BY JULIE PERCHA
It’s one of the most memorable, recent examples of a third-party candidacy making an impact: the Nader factor.
In 2000, the race for the White House came down to Florida, pitting Republican George W. Bush against Democrat Al Gore. Ralph Nader, the Green Party nominee, was also running — and polling at the time suggested if Nader weren’t, many of his supporters would’ve switched to Gore.
But Nader did run, winning more than 97,000 votes in Florida, and becoming a “spoiler” who effectively cost Gore the state — and the presidency — according to analysts.
Now, 16 years later, the Green Party’s current presidential nominee, Dr. Jill Stein, is quick to shrug off that “spoiler” comparison.
“We’re in a very different moment now historically than we were in 2000, because the majority of American voters have rejected both Hillary Clinton and Donald Trump,” she said to PBS NewsHour’s Judy Woodruff. “They’re the most disliked and untrusted candidates for president in our history.”
Both Clinton and Trump do have upside-down favorability ratings. According to a RealClearPolitics average of national polls, 53.5 percent of Americans view Clinton unfavorably, compared to 43 percent who view her favorably. The spread for Trump is almost three times larger: 62.7 percent of Americans view him unfavorably, compared to 33 percent who see him as favorable.
“The American people are clamoring for another choice. I think before we try to shut down the discussion, it’s really important to let that discussion go forward and let people see,” said Stein.
Stein, who was the party’s nominee in the 2012 election as well, faces tough chances to win the White House: she polls at 3.4 percent nationally — behind Libertarian Gary Johnson at 8.9 percent, Republican Donald Trump at 37.3 percent and Democrat Hillary Clinton at 41.6 percent, according to a Real Clear Politics average of polls.
That’s not enough to qualify her for the presidential debates, which begin in late September — a data point she’s pushing to change.
“Knowing that the majority of Americans [are] unhappy with these two party choices, this is the time for us to open up,” said Stein. “Americans have not only a right to vote, but a right to know who we can vote for. So we’re pushing for opening up the debates. And then let’s see how the chips fall.”
Stein is a physician and advocate who’s twice run for governor of Massachusetts, been a candidate for the Massachusetts House, and made a bid for secretary of the commonwealth. Her only elected offices to date include twice being elected to the Lexington, Massachusetts, Town Meeting.
If elected to the presidency, though, Stein would describe herself as an “organizer-in-chief in the White House,” she said.
She’s hoping to capitalize on momentum from disenfranchised Sen. Bernie Sanders’s supporters, thanks, in part, to her promises of a 100 percent renewable energy plan; a “Medicare-for-all” single-payer health plan; and debt-free higher public education.
“There are 43 million young people who are locked into student debt. Few people think about that. That’s a very powerful force,” she told Woodruff.
“I’d say it’s rushing to judgement to say that this movement is powerless. There is a political revolution that got going strong under Bernie Sanders. It is still going strong.”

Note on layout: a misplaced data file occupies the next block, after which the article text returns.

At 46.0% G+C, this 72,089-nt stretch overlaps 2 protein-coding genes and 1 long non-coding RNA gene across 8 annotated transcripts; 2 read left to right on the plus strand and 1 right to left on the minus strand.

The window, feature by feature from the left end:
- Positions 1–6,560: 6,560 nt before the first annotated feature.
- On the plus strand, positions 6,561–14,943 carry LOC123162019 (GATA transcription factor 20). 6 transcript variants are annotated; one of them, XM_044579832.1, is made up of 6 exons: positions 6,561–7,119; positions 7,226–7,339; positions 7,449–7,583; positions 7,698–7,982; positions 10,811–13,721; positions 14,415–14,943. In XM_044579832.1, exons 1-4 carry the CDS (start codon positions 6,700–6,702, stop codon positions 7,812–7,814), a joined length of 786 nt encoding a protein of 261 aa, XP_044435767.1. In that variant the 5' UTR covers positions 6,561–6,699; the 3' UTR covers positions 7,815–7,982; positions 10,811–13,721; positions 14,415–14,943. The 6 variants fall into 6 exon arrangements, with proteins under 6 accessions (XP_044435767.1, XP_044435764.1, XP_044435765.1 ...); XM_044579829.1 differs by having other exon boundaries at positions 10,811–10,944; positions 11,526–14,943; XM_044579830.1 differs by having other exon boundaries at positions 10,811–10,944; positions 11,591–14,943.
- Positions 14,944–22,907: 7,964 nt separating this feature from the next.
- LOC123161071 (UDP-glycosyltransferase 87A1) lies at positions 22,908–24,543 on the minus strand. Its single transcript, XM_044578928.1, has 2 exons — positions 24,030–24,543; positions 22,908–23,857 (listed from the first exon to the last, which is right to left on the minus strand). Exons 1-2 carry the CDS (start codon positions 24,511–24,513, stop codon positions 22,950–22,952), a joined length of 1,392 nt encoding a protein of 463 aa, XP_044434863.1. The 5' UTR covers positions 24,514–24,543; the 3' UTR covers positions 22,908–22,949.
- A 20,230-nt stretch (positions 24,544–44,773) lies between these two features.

Read the full transcript below.
JUDY WOODRUFF: Now to the 2016 presidential campaign.
The vast amount of attention in this election year, by far, has gone to the two main party nominees for president, Hillary Clinton and Donald Trump. But there are a few third-party candidates competing as well.
Tonight, we hear from the woman who is the nominee of the Green Party for the second election in a row. She is Dr. Jill Stein, and I spoke with her a short time ago.
Dr. Jill Stein, welcome to the “NewsHour.”
JILL STEIN, Green Party Presidential Nominee: Great to be with you, Judy.
JUDY WOODRUFF: So, let me just start by asking you, what is the main difference between what you and the Green Party offer voters from what, say, Hillary Clinton and Bernie Sanders have offered?
JILL STEIN: So, maybe the main difference is that I’m the one candidate in the race that is not corrupted by lobbyists’ money, by corporate money, or by super PACs.
So, I’m the one candidate that can really stand up for what it is that the American people are really clamoring for. And that means jobs, an emergency jobs program. We call for the creation of 20 million jobs, to solve the emergency of climate change, and we call for 100 percent clean, renewable energy by 2030.
We call for canceling student debt. And, you know, Hillary and Bernie talked about free public higher education going forward, but not dealing with this burden of debt, which has really locked a generation into kind of a hopeless future right now. And we also call for free public higher and health care as…
JUDY WOODRUFF: Free public what? I’m sorry?
JILL STEIN: Free public higher education.
JUDY WOODRUFF: Right.
JILL STEIN: And for health care as a human right.
And I think we differ on foreign policy as well.
JUDY WOODRUFF: Well, let me just stop you there with domestic policy, because you said a jobs program, a job for anyone who doesn’t get one in the private sector, the government should provide it, forgiving student loans.
JILL STEIN: Yes.
JUDY WOODRUFF: You talk about free child care, free health care, Medicare for all. How much is all that going to cost? How do you pay for it?
JILL STEIN: So, fortunately, most of it pays for itself.
So, for example, providing jobs to transform our economy to the green energy economy of the future, it actually gets rid of what is causing 200,000 premature deaths a year, that is, through fossil fuel. It turns out we get so much healthier when we convert to a green energy economy that our health savings alone are enough to pay for the cost of the energy transition.